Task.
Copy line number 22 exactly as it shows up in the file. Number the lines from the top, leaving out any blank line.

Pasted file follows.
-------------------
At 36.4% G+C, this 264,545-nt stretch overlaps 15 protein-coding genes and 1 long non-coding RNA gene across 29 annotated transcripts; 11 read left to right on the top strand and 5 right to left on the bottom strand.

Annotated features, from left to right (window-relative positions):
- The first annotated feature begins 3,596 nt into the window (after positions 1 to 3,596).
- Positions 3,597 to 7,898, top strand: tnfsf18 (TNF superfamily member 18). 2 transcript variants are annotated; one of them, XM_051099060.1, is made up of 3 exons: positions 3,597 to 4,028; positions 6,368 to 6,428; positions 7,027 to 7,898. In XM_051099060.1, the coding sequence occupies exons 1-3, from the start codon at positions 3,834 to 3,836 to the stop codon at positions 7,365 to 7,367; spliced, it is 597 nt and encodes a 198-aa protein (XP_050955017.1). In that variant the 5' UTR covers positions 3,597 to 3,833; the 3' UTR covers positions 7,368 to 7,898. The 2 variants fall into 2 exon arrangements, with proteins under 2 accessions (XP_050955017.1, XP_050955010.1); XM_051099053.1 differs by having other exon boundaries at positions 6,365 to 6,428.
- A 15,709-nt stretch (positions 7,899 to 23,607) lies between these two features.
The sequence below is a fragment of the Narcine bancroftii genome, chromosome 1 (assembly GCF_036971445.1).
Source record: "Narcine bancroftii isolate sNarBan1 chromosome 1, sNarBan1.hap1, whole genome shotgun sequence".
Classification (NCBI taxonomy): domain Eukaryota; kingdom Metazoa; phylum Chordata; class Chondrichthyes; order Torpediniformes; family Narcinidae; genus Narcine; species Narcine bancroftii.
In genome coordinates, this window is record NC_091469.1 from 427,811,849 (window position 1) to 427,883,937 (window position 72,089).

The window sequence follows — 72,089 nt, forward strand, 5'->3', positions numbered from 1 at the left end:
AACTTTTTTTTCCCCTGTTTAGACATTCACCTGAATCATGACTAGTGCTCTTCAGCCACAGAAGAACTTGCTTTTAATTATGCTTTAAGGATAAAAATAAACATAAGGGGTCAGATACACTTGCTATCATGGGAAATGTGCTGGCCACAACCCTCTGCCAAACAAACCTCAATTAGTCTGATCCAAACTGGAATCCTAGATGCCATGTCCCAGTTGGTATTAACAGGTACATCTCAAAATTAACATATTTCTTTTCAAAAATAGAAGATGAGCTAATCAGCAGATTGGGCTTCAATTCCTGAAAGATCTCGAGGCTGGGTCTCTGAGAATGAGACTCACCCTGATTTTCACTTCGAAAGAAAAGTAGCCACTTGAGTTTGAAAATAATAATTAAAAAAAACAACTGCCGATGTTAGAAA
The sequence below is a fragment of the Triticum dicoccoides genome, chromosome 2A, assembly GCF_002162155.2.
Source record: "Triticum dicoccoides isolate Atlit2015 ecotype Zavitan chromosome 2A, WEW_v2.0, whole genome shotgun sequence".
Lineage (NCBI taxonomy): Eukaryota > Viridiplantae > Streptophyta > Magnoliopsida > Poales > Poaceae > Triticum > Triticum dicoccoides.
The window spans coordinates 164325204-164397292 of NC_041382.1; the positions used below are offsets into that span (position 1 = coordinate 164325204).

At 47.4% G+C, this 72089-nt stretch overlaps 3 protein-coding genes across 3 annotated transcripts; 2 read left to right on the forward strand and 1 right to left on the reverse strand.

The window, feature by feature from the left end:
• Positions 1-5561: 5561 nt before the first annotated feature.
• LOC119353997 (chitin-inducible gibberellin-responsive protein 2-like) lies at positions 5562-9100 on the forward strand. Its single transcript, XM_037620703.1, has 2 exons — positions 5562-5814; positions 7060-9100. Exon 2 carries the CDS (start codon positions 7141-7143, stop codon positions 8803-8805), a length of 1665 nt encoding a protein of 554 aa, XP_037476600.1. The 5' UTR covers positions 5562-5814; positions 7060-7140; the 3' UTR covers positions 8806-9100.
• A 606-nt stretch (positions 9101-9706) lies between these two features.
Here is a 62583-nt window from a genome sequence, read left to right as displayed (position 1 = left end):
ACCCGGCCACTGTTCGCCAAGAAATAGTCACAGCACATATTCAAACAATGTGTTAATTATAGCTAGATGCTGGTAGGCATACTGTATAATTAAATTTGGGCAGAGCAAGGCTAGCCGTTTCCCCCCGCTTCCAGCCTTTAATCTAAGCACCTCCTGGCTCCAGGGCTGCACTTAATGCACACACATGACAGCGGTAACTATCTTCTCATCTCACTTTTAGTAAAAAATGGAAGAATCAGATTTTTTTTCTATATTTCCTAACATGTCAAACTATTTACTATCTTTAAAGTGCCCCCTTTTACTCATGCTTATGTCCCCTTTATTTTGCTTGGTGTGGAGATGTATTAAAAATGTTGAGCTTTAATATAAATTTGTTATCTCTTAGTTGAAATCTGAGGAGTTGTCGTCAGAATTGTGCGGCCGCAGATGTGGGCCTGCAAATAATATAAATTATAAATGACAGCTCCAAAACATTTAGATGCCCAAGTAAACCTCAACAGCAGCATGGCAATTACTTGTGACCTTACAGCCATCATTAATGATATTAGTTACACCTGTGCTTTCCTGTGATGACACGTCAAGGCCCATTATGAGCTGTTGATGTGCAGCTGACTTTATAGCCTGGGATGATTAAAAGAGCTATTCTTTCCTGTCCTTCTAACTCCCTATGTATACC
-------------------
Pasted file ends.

ACCCGGCCACTGTTCGCCAAGAAATAGTCACAGCACATATTCAAACAATGTGTTAATTATAGCTAGATGCTGGTAGGCATACTGTATAATTAAATTTGGGCAGAGCAAGGCTAGCCGTTTCCCCCCGCTTCCAGCCTTTAATCTAAGCACCTCCTGGCTCCAGGGCTGCACTTAATGCACACACATGACAGCGGTAACTATCTTCTCATCTCACTTTTAGTAAAAAATGGAAGAATCAGATTTTTTTTCTATATTTCCTAACATGTCAAACTATTTACTATCTTTAAAGTGCCCCCTTTTACTCATGCTTATGTCCCCTTTATTTTGCTTGGTGTGGAGATGTATTAAAAATGTTGAGCTTTAATATAAATTTGTTATCTCTTAGTTGAAATCTGAGGAGTTGTCGTCAGAATTGTGCGGCCGCAGATGTGGGCCTGCAAATAATATAAATTATAAATGACAGCTCCAAAACATTTAGATGCCCAAGTAAACCTCAACAGCAGCATGGCAATTACTTGTGACCTTACAGCCATCATTAATGATATTAGTTACACCTGTGCTTTCCTGTGATGACACGTCAAGGCCCATTATGAGCTGTTGATGTGCAGCTGACTTTATAGCCTGGGATGATTAAAAGAGCTATTCTTTCCTGTCCTTCTAACTCCCTATGTATACC